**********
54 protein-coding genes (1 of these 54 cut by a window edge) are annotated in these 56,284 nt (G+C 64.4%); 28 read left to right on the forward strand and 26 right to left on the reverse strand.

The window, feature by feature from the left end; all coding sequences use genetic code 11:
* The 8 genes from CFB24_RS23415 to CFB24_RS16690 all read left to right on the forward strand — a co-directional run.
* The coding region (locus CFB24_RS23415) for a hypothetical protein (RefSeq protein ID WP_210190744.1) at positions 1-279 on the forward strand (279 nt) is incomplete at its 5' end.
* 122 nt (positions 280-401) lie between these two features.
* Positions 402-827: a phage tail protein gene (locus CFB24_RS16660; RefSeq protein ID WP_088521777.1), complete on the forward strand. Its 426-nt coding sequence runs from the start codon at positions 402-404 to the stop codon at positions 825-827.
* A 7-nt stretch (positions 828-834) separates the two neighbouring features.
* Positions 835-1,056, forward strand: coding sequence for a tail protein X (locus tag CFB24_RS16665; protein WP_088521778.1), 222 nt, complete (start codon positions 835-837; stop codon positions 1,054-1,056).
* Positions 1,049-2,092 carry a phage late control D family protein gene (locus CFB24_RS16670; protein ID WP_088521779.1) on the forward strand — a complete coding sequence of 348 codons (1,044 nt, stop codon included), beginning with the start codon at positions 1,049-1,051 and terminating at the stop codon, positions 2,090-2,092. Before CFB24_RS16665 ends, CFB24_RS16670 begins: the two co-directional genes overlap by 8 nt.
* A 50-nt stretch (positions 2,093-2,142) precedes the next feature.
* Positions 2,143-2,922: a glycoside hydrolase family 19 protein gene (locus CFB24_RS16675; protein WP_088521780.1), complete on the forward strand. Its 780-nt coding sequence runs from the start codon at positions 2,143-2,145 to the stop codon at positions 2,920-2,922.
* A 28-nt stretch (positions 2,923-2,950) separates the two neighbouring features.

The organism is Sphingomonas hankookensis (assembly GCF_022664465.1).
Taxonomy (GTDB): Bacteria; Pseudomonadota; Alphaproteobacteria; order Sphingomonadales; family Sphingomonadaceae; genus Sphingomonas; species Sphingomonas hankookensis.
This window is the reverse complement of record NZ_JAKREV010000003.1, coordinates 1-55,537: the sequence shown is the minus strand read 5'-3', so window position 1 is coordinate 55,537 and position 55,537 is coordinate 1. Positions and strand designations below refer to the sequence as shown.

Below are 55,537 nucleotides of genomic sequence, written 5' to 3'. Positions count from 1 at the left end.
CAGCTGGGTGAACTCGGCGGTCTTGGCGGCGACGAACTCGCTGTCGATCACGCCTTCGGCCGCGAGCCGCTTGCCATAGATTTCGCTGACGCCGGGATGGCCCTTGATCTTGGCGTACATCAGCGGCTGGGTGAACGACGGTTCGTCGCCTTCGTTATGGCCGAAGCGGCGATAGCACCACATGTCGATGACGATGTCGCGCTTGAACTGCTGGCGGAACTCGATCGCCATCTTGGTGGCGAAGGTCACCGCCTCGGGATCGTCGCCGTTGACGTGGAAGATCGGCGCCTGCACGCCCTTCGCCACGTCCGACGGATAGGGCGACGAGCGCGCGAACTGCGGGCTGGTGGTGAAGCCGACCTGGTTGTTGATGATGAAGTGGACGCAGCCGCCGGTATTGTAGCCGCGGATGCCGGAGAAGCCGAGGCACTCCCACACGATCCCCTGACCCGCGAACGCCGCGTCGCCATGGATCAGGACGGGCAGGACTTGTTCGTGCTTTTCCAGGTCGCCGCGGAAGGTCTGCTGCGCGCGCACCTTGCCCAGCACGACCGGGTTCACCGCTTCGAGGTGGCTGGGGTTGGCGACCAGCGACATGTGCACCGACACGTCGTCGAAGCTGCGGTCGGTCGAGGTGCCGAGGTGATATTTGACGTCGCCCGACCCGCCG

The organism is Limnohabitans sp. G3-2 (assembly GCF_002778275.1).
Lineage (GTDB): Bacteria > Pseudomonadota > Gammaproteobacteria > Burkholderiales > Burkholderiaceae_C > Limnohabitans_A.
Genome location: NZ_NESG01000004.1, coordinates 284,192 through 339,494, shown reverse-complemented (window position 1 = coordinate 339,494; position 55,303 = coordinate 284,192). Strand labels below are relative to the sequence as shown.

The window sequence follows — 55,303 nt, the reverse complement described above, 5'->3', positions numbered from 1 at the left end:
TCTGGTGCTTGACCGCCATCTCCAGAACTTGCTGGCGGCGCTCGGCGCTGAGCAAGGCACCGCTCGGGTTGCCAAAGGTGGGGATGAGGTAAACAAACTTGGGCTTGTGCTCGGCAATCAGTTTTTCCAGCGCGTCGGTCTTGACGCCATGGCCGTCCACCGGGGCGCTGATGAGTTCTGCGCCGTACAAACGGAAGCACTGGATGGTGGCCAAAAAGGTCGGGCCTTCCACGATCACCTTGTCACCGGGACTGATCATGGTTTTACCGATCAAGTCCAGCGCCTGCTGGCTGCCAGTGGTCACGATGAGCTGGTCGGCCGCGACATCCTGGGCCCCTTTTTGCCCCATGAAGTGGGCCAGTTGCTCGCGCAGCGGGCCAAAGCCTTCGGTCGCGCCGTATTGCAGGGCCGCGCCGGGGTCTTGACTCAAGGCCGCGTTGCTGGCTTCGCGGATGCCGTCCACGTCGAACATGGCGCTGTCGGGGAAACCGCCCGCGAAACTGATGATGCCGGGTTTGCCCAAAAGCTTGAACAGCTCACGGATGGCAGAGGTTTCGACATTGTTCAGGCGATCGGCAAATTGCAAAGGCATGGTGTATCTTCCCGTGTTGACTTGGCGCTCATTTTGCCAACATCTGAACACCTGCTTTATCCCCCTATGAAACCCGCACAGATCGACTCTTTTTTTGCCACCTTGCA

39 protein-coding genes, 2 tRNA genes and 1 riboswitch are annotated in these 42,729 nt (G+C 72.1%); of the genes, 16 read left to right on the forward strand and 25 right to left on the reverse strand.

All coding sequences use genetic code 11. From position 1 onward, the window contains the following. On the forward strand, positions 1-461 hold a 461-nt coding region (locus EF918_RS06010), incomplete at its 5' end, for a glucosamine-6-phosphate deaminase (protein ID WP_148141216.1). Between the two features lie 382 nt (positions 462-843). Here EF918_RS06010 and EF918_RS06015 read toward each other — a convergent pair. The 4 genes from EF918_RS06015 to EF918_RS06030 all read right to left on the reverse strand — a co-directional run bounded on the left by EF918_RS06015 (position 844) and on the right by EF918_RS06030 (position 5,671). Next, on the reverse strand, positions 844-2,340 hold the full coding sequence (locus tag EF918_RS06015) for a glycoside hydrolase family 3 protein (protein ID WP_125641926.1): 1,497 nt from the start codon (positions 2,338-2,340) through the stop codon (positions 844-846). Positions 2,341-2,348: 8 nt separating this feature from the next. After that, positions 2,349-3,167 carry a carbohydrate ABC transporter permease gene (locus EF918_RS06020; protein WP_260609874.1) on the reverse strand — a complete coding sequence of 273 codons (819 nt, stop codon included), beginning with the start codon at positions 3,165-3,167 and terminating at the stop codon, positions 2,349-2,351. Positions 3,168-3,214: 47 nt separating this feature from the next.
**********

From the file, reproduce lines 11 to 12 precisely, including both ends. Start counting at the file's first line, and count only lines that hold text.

* Positions 2,143-2,922: a glycoside hydrolase family 19 protein gene (locus CFB24_RS16675; protein WP_088521780.1), complete on the forward strand. Its 780-nt coding sequence runs from the start codon at positions 2,143-2,145 to the stop codon at positions 2,920-2,922.
* A 28-nt stretch (positions 2,923-2,950) separates the two neighbouring features.